With Deer Park holding a five-point lead late in the third quarter and threatening to make it a two-score advantage with the ball and second down on the Taylor 1-yard line, Trevor Woods saw it coming.

Taylor’s junior safety watched the Deer line up and run something they hadn’t all game.

“I saw the motion going out,” Woods said. “He (quarterback Matthew Potts) dropped back and made it obvious he was throwing it there. When they motioned over there, you could tell what they were doing.”

The 6-foot-1, 175-pound Woods beat the ball to 5-foot-7, 150-pound receiver Marcus Molina, leaping in front of Molina and darting 100 eventful yards the other way for a touchdown and the final lead change of the game, as the Mustangs scored the final 36 points to turn a nail-biter into a rout of Deer Park, 65-34, on Saturday, Sept. 14, at Legacy Stadium.

“That was absolutely huge. It sparked us,” Taylor coach Chad Simmons said. “It flipped momentum. It flipped the game. It wasn’t the only play, obviously, but it definitely shifted momentum and gave us what we needed.”

The play helped Taylor (2-1) to its second consecutive win and handed Deer Park (2-1) its first loss.

“It was huge. You saw what happened after,” Woods said. “We blew up and went crazy. It changed everything. I love making those plays. It’s awesome.”

The 100-yard return was far from easy.

Woods admitted he got exhausted during the spree, though he didn’t recall at what point, and Molina, to his credit, almost caught him at around the Deer Park 17. But Molina’s lunge was for naught. Woods gave a little high-step to fully elude him and sprinted into the end zone.

“That was the longest 100 yards of my life,” Woods said, laughing. “I was just looking up at the video on the scoreboard, watching. I thought he was going to get me.”

Gavin Belue converted the two-point conversion with a nice catch from Dalton Burden for a 37-34 Taylor lead. A little more than five minutes of game time later, Griffin Dougherty hauled in a gorgeous 22-yard touchdown catch.

And in a matter of 80 seconds, from 9:50 left in the fourth quarter to 8:30 left, buoyed by a pair of back-to-back picks from Taylor’s defense, Belue scored on a 10-yard pass, Marcus Grant took in a 13-yard pass for a score, and Cecil Ivey Jr. added a 40-yard pick-6 for the final score of the night.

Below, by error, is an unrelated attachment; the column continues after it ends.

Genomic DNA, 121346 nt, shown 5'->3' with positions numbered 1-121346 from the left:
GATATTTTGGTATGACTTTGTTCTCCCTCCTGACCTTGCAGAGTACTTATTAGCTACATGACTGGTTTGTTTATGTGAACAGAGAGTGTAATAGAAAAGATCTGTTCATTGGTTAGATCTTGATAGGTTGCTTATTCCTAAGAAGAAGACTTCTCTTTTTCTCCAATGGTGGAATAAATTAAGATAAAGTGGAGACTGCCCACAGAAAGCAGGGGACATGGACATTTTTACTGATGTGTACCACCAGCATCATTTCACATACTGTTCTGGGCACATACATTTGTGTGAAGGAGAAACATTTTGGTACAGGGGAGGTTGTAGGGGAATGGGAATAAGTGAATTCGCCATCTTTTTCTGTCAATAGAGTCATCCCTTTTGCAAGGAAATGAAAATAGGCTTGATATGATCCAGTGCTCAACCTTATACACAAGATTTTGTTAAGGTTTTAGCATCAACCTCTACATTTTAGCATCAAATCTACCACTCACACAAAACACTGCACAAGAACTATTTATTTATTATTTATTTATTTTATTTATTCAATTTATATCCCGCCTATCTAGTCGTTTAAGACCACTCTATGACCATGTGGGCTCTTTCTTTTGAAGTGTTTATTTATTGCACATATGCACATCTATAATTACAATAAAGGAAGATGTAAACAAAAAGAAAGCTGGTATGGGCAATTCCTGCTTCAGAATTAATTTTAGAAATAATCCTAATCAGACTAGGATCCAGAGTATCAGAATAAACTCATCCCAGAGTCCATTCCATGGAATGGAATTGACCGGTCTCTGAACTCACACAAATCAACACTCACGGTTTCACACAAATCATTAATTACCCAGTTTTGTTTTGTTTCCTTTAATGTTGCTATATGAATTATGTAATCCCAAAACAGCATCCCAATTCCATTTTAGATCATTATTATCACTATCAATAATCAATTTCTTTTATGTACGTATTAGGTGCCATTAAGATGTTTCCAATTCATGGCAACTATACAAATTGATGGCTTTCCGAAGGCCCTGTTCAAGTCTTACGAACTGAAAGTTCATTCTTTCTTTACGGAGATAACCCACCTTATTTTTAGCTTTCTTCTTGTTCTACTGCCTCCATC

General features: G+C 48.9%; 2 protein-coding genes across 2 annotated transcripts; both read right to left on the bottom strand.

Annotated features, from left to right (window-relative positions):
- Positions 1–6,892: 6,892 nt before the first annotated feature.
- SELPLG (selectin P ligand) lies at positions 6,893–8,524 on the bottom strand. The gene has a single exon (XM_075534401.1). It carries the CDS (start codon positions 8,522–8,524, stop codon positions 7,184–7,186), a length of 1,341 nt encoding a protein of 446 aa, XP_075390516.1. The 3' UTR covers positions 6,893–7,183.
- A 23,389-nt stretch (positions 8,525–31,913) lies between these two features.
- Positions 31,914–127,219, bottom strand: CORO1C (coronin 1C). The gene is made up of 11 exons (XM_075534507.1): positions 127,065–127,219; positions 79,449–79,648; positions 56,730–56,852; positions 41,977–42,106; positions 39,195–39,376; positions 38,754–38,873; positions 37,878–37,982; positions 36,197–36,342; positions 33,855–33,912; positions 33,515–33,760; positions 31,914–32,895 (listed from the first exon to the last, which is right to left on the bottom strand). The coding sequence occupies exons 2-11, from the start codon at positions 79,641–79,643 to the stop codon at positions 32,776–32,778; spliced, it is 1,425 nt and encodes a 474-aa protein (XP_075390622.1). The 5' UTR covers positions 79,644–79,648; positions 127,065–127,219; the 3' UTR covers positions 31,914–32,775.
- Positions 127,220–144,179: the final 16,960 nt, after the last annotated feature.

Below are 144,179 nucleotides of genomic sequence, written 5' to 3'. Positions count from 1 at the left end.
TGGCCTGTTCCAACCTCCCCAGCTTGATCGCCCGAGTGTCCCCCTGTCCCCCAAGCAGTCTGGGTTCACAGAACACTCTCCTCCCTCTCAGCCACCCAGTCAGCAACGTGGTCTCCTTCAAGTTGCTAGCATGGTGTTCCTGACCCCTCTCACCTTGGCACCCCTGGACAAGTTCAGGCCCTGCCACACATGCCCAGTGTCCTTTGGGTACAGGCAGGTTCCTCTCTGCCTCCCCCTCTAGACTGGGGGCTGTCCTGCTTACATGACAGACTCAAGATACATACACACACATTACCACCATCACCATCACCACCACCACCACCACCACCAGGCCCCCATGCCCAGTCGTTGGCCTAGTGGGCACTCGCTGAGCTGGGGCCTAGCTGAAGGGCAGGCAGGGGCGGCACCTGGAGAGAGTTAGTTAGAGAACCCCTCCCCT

Burden, who threw for 181 yards and two touchdowns and added 53 rushing yards and another score, said Woods’ play lifted spirits.

“If I’m being honest, it was huge,” he said. “Everybody’s head was down, and we were trying to keep them up on the sideline. After that happened, momentum just completely changed. We went out there, scored and then it made them (Deer Park) put their heads down.”

Woods had two interceptions as a sophomore and starter last season. The pick-6 was his first interception of this season, though he does have 3.0 sacks, a fumble recovery and fumble caused.

He said the experience he gained last year was vital.

“I have a lot more confidence,” Woods said. “It’s crazy how much more confident I am. I wasn’t great at coverage last year, and it’s what I really worked on all summer. I’m just trying to let it pay off.”

Simmons agreed.

“He has that year of experience, and that’s the big thing,” Simmons said. “He knows now how to recognize things. He has an idea what’s coming, just like that break on that pass. It’s great instincts, which he has.”

The Mustangs totaled 446 total yards of offense, 262 rushing. They had six takeaways, but that’s not too surprising for a program built upon defense.

It’s the offense that encouraged. Burden completed 14 of 20 passes for 181 yards. Dougherty caught five passes for 58 yards and a score. Casey Shorter had 88 rushing yards and two touchdowns. Renan Baeta connected on field goals of 30, 24 and 36 yards, respectively, and six of seven extra-point attempts.

“Offensively, we came alive and did some things we thought we could do,” Simmons said. “We made big plays, maintained drives. Our offense being consistent and quite a bit explosive was huge. Now you can’t load the box as much and we’ve got those good linemen, good running backs and good scheme and it all fits together.”

The offense fed off the defense in this one. Complementary football, as Simmons likes to say. Buoyed by Woods’ electric highlight.

“It gives us the utmost confidence to go out there and dominate,” Dougherty said about the effect of Woods’ play. “It makes us want to repay the defense for making such an awesome play. Our mindset was to just dominate the ball on both sides.”